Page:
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The spot for the good news, the good word, the quick reports of the many, many wonderful news items I hear all the time and want to share with the rest of you. Expect to find the good news when you come to check out "what’s the good word?"

Friday, March 9, 2012


I have been a regular advocate for people being deliberate about their personal spiritual practice. In fact it is not uncommon for this topic to appear in What’s the Good Word, like this piece from December 30.

The need for deliberate and regular spiritual formation seems obvious for any disciple, however that importance is multiplied for anyone in a church leadership position. How can leaders lead unless we are seeking to be in touch with the one whose name and Spirit the church bears? Having served as pastor in more than one congregation, I can personally attest to the foolishness and futility of trying to lead any other way.

Despite this rather obvious understanding, there is a related observation that is so equally clear that I am embarrassed to admit it has totally eluded me until now. In a book entitled Missional Small Groups: Becoming a Community that Makes a Difference In the World, M. Scott Boren writes about the importance of sharing our spiritual practice with our community. In small groups, this involves the group (or at least the group leaders) sharing that journey of prayer and discernment together as they seek to understand God’s will for their group.

What about congregations? Would it not be equally important for congregational leaders to share together in the process of discerning where God would like their congregation to go? Especially now with so many churches being led by pastoral or leadership teams, would it not be a blessing for them to be joined together in prayer and discernment for the direction of their congregation?

What if the leadership team were to meet together regularly for prayer and conversation about their church; weekly if possible? It could be a prayer breakfast, or a weekly gathering before church on Sunday morning. With modern electronic communication, it could even be a virtual meeting on a convenient weeknight. Perhaps the team might choose a certain scripture and each commit to dwell in that word daily, then share their experience when they are together. What if each member of the team were to commit to continuing this daily practice of study and prayer knowing that the other members of the team were also seeking the Spirit’s guidance? Can anyone doubt that this would produce a powerful effect upon the congregation? Would it not be a blessing?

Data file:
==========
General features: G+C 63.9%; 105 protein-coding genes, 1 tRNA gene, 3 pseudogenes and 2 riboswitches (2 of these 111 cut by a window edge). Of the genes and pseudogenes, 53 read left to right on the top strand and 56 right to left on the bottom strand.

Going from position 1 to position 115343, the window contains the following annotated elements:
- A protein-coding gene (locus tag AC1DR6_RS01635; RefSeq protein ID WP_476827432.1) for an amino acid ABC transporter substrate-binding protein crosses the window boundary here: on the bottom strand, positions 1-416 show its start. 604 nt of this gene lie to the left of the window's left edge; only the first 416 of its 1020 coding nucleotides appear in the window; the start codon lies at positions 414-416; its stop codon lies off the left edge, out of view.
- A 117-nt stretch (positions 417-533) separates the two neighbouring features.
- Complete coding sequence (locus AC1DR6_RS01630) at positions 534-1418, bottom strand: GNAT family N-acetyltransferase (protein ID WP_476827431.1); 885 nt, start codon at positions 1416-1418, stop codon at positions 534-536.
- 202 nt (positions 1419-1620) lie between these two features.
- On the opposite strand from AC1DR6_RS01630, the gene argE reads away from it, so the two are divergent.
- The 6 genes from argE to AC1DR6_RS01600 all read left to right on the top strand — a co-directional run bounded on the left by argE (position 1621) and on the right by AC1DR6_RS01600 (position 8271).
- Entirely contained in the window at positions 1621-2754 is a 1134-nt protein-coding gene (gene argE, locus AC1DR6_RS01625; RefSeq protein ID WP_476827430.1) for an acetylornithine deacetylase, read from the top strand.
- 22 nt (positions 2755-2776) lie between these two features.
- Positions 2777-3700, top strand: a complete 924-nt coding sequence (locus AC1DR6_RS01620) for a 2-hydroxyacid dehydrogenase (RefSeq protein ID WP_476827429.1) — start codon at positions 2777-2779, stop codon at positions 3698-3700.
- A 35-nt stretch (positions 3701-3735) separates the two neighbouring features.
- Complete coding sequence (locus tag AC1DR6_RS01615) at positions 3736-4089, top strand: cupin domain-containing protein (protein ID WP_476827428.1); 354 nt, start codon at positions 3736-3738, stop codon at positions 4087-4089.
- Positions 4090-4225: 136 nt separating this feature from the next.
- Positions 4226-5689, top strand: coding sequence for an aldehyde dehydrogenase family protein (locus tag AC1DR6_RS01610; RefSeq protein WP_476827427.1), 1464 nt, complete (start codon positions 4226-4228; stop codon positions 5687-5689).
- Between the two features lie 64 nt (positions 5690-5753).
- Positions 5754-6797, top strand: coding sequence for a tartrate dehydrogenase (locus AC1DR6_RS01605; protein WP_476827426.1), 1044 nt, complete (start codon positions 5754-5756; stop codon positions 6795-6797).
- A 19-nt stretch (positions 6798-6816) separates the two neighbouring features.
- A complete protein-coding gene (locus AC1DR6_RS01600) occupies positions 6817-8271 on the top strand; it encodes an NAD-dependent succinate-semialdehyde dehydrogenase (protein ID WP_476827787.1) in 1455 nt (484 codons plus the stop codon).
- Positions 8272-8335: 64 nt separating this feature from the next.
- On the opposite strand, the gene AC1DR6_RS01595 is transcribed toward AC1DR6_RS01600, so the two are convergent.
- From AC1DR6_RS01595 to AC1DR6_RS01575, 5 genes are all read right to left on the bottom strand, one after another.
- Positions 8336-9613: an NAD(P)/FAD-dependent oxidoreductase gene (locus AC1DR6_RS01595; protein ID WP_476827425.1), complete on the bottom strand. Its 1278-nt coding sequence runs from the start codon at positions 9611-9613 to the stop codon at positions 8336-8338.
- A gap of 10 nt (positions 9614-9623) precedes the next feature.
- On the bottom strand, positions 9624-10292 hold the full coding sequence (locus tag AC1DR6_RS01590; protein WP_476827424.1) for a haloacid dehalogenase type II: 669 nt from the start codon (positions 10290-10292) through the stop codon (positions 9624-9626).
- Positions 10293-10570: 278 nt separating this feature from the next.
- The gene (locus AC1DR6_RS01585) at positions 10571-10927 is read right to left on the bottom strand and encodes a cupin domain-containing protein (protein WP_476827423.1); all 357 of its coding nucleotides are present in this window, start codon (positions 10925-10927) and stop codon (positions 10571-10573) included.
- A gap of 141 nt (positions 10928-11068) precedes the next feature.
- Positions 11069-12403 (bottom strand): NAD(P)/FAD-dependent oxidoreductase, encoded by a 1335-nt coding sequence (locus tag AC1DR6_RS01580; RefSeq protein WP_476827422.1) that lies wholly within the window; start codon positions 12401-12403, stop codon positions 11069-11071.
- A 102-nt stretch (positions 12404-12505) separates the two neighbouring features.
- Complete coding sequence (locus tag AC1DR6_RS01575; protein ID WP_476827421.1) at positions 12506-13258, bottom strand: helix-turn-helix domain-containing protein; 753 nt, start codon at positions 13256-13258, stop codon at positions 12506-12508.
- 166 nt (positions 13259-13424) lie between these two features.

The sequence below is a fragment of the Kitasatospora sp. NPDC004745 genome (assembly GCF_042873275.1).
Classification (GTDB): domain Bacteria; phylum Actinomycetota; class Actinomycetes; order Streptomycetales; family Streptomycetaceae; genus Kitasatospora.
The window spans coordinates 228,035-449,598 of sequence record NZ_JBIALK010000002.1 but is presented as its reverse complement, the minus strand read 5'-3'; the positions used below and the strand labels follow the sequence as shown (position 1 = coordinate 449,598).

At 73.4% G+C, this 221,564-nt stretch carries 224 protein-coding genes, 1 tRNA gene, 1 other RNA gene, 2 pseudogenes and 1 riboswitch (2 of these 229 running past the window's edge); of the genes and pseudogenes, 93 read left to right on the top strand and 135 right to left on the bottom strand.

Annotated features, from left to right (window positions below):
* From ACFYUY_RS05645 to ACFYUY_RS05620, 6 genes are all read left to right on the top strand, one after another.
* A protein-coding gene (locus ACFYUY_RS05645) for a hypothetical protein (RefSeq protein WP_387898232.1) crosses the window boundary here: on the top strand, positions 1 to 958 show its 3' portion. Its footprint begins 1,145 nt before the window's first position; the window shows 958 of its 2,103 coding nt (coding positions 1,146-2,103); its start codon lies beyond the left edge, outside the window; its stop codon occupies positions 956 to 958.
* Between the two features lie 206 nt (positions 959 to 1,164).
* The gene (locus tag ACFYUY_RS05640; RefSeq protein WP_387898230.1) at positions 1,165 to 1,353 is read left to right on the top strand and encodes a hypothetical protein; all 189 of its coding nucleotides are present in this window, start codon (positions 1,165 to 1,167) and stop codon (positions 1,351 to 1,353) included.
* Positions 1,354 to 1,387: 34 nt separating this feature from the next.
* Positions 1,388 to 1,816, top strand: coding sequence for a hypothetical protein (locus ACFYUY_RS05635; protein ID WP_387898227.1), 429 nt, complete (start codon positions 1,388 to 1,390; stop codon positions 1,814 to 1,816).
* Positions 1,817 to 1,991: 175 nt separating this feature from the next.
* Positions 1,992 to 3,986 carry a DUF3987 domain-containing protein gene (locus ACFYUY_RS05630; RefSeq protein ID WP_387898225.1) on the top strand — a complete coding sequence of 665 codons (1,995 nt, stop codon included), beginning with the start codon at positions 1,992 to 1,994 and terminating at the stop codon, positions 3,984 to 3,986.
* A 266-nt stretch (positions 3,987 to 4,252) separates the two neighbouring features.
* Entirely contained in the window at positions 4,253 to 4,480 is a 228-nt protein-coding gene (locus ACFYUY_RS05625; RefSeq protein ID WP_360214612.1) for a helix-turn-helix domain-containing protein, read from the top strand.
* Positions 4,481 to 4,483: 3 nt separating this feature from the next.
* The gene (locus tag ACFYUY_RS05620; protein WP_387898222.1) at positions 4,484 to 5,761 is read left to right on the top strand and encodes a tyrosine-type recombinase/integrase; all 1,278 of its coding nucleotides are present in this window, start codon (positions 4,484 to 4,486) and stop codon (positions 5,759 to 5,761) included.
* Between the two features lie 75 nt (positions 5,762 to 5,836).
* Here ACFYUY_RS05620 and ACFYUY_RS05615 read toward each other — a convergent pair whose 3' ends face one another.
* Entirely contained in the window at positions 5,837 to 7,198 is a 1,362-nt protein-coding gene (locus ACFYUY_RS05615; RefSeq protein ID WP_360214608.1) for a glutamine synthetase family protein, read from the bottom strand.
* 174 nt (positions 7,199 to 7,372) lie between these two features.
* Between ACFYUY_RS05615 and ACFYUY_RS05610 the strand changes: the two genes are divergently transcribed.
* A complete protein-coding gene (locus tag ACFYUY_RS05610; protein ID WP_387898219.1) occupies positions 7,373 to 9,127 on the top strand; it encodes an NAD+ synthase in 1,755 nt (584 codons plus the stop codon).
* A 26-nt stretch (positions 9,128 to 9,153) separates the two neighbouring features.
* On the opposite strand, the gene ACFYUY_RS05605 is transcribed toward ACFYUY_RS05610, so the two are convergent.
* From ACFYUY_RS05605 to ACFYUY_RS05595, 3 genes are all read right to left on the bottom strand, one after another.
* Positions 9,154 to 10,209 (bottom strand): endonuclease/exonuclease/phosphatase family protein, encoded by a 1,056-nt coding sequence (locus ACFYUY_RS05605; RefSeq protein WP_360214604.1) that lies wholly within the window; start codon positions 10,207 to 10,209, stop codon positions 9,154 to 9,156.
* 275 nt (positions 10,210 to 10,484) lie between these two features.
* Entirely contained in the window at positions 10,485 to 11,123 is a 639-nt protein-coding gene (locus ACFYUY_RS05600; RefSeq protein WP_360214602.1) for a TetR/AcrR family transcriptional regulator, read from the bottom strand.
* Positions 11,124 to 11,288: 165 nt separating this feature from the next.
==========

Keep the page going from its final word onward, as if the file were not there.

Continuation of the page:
I have already noted that this idea seems embarrassingly obvious. And yet, I wonder how many of our congregational leaders meet together in this way. Are you part of such a team? If so, perhaps it is time we tried sharing our spiritual journey together.

Posted by Carman

1 comment:

  1. excellent thoughts Carman! spiritual formation is so very important for those why may be placed in a position of "spiritual leadership"...

    and i already have "Missional Small Groups: Becoming a Community that Makes a Difference In the World" on order from amazon! i think a friend may have suggested it!


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